Humans can detect changes in the Earth’s magnetic field

Many animals can sense variations in the Earth’s magnetic field and use this sense to orient themselves. But a recent study shows that humans may also have this ability.

We have evolved to detect a range of sensory inputs, including light, sound, and smell. Other members of the animal kingdom have developed sensitivities that seem to go beyond our capabilities. Many species, including some bacteria, birds, mollusks, and marine mammals, exhibit magnetoreception. That is, they can detect fluctuations in magnetic fields.

They use this ability to orient themselves in the environment and to navigate. In the 1980s, a lot of research was done to find out if humans could detect these subtle variations, but the results were contradictory and difficult to replicate.

The debate died down. Recently, however, scientists at the California Institute of Technology in Pasadena and the University of Tokyo in Japan decided that the time had come to re-examine magnetoreception in humans.

Detecting the Earth’s Magnetic Field: A New Approach

In the 40 years since the first wave of interest in human magnetoreception, scientists have drawn a much more detailed picture of how this sense works in animals. Scientists have learned that some animals use a dual approach to navigating using magnetic fields: a compass and a map. The compass response simply uses the field to orient the animal relative to the local north/south direction. The magnetic card is more detailed. It uses the strength and direction of the field to build a picture of where the animal is in relation to where it wants to go.

It seems obvious that while we can detect magnetic fields, we are not aware of them. The authors of the recent study believe this is the main reason for the failure of previous studies. They were looking for behavioral responses to something humans probably sense unconsciously. Over the past few decades, brain scan technology has advanced by leaps and bounds.

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It is now possible to measure brain activity with much more precision than before. So, rather than looking for behavioral responses, the scientists decided to directly measure responses in the brain. They published their fascinating findings in the journal eNeuro.

Observe alpha rhythms

The researchers used EEG scanning technology to study brain activity. At the same time, they manipulated the magnetic field inside an isolated chamber protected against radio frequencies. They paid particular attention to the alpha rhythm of the participants.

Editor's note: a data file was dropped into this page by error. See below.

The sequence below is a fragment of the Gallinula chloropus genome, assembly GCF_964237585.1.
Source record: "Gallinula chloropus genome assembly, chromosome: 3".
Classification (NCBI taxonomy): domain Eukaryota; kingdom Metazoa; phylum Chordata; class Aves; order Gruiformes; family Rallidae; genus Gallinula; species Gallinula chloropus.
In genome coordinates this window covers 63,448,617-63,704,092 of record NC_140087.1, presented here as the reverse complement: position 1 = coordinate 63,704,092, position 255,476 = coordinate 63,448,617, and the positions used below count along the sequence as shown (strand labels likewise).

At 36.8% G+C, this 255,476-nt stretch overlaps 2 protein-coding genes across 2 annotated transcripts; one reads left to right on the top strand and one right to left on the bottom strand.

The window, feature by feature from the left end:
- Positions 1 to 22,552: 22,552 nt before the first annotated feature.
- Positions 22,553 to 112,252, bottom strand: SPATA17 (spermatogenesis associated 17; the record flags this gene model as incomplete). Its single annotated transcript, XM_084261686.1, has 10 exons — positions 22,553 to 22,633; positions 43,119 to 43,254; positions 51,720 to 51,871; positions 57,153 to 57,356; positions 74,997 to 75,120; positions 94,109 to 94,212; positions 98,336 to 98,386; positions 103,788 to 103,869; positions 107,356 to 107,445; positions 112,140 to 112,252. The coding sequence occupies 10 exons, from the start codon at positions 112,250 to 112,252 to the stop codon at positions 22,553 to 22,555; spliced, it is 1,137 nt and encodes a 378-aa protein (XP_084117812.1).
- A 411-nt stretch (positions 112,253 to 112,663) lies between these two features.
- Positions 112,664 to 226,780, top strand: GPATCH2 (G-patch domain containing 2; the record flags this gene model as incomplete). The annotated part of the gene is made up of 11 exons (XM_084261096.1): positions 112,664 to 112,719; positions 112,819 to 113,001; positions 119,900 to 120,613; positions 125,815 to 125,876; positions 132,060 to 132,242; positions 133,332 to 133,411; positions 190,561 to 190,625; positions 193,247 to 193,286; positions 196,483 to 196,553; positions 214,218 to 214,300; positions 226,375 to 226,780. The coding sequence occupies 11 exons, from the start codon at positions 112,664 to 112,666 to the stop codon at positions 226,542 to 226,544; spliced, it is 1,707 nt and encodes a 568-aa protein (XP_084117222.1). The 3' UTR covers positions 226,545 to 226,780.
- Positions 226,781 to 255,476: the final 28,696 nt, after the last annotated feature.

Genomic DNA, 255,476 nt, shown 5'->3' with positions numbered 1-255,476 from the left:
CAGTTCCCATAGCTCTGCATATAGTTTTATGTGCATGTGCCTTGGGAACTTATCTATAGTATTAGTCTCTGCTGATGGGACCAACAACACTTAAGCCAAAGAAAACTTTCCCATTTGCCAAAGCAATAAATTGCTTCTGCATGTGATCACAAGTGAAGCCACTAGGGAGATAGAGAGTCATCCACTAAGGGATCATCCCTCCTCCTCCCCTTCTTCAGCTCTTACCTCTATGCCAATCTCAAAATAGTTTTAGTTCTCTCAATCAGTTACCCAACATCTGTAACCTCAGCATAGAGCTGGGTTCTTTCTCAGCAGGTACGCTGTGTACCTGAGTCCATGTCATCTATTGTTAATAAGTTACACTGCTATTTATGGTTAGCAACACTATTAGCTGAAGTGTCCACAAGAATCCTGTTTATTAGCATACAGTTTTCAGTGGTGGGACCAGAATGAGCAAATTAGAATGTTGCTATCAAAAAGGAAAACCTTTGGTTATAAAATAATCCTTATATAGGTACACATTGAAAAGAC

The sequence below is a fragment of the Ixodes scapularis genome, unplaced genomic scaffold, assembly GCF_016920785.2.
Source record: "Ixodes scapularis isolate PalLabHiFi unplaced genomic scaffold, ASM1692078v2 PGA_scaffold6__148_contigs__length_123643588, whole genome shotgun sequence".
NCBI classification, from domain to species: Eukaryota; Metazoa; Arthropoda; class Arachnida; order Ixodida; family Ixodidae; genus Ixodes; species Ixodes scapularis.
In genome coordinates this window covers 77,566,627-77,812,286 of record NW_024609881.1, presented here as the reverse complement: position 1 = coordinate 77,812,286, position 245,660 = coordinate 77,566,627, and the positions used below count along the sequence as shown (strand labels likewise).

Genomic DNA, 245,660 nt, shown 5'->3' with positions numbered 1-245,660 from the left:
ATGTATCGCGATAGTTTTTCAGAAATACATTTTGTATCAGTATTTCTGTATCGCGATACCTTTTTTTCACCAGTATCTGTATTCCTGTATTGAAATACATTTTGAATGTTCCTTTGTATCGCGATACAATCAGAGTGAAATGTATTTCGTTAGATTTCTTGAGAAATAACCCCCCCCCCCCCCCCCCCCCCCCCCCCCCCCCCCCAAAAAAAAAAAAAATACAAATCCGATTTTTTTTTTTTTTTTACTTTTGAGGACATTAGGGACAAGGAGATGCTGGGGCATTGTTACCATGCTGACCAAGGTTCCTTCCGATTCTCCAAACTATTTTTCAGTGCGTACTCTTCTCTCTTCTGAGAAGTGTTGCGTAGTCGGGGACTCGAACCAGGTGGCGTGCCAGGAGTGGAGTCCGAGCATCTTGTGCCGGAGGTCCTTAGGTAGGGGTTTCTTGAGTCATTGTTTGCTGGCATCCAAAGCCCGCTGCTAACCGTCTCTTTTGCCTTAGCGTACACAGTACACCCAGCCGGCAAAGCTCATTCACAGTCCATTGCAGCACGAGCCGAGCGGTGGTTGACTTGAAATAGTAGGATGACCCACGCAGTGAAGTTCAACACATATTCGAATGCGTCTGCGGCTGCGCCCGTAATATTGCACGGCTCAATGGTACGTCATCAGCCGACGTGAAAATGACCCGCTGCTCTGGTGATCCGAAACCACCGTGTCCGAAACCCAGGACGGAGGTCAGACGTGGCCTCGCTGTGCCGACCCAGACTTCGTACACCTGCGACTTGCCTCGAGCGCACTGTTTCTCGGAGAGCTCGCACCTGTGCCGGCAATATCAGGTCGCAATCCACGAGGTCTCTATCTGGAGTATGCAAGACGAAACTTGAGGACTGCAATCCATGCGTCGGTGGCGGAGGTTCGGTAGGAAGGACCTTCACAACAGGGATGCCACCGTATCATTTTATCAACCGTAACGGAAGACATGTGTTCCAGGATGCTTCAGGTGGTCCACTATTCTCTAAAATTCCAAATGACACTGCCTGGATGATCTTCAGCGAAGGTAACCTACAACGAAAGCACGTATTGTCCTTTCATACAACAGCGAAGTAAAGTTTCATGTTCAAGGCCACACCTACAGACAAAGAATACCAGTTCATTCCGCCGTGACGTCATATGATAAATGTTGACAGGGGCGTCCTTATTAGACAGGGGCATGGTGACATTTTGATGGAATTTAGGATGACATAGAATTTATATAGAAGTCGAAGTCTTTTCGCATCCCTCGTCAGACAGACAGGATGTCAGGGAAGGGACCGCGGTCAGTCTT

They explain why:
The alpha rhythm is the dominant oscillation of the resting human brain. When a person does not process any specific stimulus or perform any specific task. When an external stimulus is suddenly introduced and processed by the brain, the alpha rhythm generally decreases in amplitude.

Scientists call this measurable change in activity “event-related alpha desynchronization.” As they expected, they found that in some participants there was a decrease in alpha event-related desynchronization as the magnetic field changed. However, the magnitude of the response varied considerably between participants.

Sensitivity to changes in the earth’s magnetic field

In the second set of experiments, the researchers focused on participants with the most robust responses to magnetic field changes. By examining these people, they were able to confirm that their answers were tuned to the magnetic field of the northern hemisphere, where the study took place.

The authors conclude that the results indicate that the human brain does indeed selectively collect and process directional inputs from magnetic field receptors. This question has been a hot topic in the scientific community for decades. It will therefore take more than one study to definitively prove that humans can detect changes in the Earth’s magnetic field.

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However, if scientists manage to prove that humans can detect magnetic fields, will that be such a shock? Given the known presence of highly evolved geomagnetic navigational systems in species across the animal kingdom, it is perhaps unsurprising that we can retain at least some functional neural components. Especially given the nomadic hunter/gatherer lifestyle of our not-so-distant ancestors. The full extent of this legacy remains to be discovered.



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